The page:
“[Our grow facility] in Sun Valley is small. We just opened [another] outside of Reno—in Mustang, Nevada, that’s 45,000 square feet. It’s a full-fledged manufacturing, cultivation, and production facility. We’re really proud of that. The Sun Valley facility is capable of producing up to 140 pounds of premium cannabis per month—actual production varies depending on what strains we are focusing on for the crop cycle. The facility is used primarily as a research and development site to test different cultivation techniques and technology, such as LED lights. The facility uses state-of-the-art controlled environment and the latest in LED technology, which decrease energy consumption. The closed-loop irrigation system lowers water use by recycling all runoff. We have approximately six strains growing at one time and 11 employees [working].”

You can’t help but be drawn to their clean and open stores:

“The aesthetic of the store is very open, inviting, and modern. There’s iPads stuck to the tables—you click into each product, and it gives you the production descriptions and the pricing. About 80 percent of people who come into our stores have never been in before. Our sales associates are trained just like any other retail associates—they help you navigate through. It’s not just your take-home experience; it’s also your in-store experience because we want you comfortable to come back in.”

 

And they carry everything from pet products to mints to beverages:

“We have everything from loose flour, which you buy in grams, to vape pens, edibles—gummies, mints, toffee, cookies, and all sorts of lovely stuff like that—topicals, pet products. Then we started carrying Kikoko, which is a tea—very high-end looking tea bags that have THC in them. [We also have] beverages; anything from kombucha to pure CBD water, to Sprig [soda]. The misconception with drinks is that you don’t actually drink the whole thing, you need to dosage just like you would any other edible because they can be fairly strong.”

They’ve made their mark on the East Coast:

“We have three locations in New York, with a fourth opening on 5th Avenue, probably in April. New York is very different because it’s very heavily regulated by the Department of Health. There’s 19.8 million people in the state of New York, but there’s only 40,000 medical patients. They’re totally different models. Us being there with medical facilities, everything is aboveboard as it should be. That’s all prep for what’s to come. We firmly believe that more states are going to come online for adult use in the near future. It will only help us in the long run if we’re there ahead of time and doing it the right way.”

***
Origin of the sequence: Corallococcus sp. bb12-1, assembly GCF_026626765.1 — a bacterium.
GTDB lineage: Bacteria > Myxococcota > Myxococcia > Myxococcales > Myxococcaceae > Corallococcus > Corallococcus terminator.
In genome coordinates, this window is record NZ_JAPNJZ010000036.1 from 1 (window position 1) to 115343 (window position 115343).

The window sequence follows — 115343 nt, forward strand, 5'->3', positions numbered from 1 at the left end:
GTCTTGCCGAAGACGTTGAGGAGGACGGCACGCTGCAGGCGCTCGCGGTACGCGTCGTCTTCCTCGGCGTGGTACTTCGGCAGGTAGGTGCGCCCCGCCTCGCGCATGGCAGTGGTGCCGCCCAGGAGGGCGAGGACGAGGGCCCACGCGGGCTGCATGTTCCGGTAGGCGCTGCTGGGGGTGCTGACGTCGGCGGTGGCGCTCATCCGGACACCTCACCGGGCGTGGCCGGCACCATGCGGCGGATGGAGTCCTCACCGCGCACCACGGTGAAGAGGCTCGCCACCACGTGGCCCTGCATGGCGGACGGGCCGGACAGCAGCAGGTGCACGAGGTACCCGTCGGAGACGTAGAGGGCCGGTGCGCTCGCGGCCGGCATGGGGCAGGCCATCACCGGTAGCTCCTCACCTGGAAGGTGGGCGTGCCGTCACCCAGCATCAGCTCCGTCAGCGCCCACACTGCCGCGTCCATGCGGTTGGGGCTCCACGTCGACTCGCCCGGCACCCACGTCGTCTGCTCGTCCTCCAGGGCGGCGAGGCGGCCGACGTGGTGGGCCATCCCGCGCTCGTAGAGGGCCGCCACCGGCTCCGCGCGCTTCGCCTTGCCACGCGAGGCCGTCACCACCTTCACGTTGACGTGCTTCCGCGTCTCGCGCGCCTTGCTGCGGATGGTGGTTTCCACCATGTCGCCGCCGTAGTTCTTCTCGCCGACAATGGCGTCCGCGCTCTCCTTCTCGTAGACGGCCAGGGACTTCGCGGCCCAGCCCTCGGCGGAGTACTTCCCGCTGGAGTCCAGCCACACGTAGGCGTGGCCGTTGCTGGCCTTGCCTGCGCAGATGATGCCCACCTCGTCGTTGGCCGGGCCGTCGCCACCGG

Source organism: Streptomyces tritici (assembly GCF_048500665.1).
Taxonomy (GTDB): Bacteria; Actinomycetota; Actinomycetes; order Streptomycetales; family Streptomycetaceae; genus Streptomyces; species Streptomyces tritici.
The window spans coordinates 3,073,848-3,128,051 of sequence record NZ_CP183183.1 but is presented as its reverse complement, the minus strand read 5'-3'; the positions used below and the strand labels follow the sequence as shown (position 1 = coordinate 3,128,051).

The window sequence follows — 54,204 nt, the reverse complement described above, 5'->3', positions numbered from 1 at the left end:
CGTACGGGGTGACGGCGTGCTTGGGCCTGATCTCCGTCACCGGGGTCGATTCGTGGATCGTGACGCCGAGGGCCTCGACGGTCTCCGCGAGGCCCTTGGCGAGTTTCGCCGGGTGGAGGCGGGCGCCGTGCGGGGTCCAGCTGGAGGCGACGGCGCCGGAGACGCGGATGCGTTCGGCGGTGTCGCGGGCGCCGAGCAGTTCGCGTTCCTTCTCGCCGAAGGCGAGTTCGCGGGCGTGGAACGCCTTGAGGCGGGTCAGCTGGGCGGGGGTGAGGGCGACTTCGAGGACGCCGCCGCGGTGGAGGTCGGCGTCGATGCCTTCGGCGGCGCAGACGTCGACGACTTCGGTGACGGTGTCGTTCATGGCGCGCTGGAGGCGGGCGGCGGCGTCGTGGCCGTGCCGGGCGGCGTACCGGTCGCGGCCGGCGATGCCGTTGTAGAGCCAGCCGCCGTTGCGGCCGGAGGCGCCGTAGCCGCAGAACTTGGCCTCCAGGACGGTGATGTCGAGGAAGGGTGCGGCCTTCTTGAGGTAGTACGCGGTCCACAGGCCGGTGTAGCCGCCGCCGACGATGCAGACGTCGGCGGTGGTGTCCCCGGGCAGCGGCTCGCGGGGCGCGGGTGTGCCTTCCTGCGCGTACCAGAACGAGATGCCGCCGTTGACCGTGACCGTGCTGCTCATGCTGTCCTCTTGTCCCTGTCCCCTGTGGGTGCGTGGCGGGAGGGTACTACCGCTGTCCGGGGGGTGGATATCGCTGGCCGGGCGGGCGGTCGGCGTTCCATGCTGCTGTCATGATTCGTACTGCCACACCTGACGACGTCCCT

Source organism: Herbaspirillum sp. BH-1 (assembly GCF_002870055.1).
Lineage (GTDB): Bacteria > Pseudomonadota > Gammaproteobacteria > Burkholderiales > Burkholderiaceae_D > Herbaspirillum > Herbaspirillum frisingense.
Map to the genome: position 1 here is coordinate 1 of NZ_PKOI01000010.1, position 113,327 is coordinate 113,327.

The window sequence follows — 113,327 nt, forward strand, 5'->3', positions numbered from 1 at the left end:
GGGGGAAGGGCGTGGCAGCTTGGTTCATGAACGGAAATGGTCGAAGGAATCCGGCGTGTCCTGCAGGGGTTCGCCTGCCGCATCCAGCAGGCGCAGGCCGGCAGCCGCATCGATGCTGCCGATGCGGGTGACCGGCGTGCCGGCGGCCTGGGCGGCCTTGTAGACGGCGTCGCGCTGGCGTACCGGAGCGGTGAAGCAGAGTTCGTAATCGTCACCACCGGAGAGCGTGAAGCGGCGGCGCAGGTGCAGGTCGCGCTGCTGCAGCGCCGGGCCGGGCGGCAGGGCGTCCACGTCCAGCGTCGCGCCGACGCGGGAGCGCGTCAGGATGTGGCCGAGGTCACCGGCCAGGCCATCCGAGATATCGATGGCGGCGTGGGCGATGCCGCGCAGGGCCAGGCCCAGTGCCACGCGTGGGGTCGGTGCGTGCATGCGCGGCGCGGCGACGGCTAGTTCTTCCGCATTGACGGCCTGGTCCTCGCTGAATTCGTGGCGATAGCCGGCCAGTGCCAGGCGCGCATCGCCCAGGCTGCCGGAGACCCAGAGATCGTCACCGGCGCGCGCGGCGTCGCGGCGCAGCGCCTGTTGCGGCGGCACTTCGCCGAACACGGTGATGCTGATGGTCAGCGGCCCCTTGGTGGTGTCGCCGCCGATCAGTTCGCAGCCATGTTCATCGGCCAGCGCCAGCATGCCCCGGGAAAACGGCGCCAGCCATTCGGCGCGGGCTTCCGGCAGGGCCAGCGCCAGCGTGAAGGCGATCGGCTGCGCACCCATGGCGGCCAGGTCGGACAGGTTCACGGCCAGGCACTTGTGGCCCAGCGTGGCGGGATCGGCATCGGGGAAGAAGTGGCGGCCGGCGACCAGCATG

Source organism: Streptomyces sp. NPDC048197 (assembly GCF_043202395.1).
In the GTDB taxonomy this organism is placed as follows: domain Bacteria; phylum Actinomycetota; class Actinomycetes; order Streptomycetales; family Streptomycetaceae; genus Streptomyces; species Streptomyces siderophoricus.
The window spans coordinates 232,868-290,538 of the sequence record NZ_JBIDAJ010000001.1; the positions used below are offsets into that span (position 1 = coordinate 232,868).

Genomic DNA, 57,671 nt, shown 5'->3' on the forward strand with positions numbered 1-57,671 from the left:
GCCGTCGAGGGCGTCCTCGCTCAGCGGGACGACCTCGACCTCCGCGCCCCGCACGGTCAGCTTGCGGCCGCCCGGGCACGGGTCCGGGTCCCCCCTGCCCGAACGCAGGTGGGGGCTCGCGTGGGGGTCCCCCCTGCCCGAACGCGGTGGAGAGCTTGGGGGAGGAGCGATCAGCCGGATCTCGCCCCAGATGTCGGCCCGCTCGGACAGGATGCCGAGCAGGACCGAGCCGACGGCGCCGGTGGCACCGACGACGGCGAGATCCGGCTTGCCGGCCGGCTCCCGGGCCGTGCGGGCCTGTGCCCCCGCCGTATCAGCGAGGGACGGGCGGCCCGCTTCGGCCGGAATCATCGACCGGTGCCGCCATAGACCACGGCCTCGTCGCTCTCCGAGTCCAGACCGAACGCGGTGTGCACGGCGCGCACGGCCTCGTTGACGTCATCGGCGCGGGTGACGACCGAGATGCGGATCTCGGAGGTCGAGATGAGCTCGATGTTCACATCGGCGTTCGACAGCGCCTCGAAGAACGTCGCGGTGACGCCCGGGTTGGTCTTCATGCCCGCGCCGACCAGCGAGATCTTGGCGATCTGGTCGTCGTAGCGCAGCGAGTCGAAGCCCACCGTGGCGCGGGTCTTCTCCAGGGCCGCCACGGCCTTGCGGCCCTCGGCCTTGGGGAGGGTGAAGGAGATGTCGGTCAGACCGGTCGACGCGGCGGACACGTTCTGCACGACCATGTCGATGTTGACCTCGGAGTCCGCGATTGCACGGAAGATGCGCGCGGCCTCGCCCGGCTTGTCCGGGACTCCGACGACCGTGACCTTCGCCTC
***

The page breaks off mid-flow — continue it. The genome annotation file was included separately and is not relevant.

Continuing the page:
Having political affairs teams helps to keep everything in check:

“We have an entire government and political affairs [team] and a compliance team that my group works with daily. They make sure we’re following all the regulations, and then the government affairs team—their job is to work with lobbyists, governors, senators, state reps, and city officials all the time. This is about doing it right. If the local officials are going to allow dispensaries in Santa Monica, how many are they going to allow? Maybe it’s just one. Could that be us because we invest relationships and we have the best model? I hope so.”

Great growth is in their future:

“We have a couple more stores opening—the New York one is going to be pretty special. It’s a very minimal amount of medical patients, but that’s fine. The point is to continue to expand. We have a couple that are going to open in Las Vegas, and we are going to launch a couple of our own brands. We have a lot going on, and we will continue to evolve.”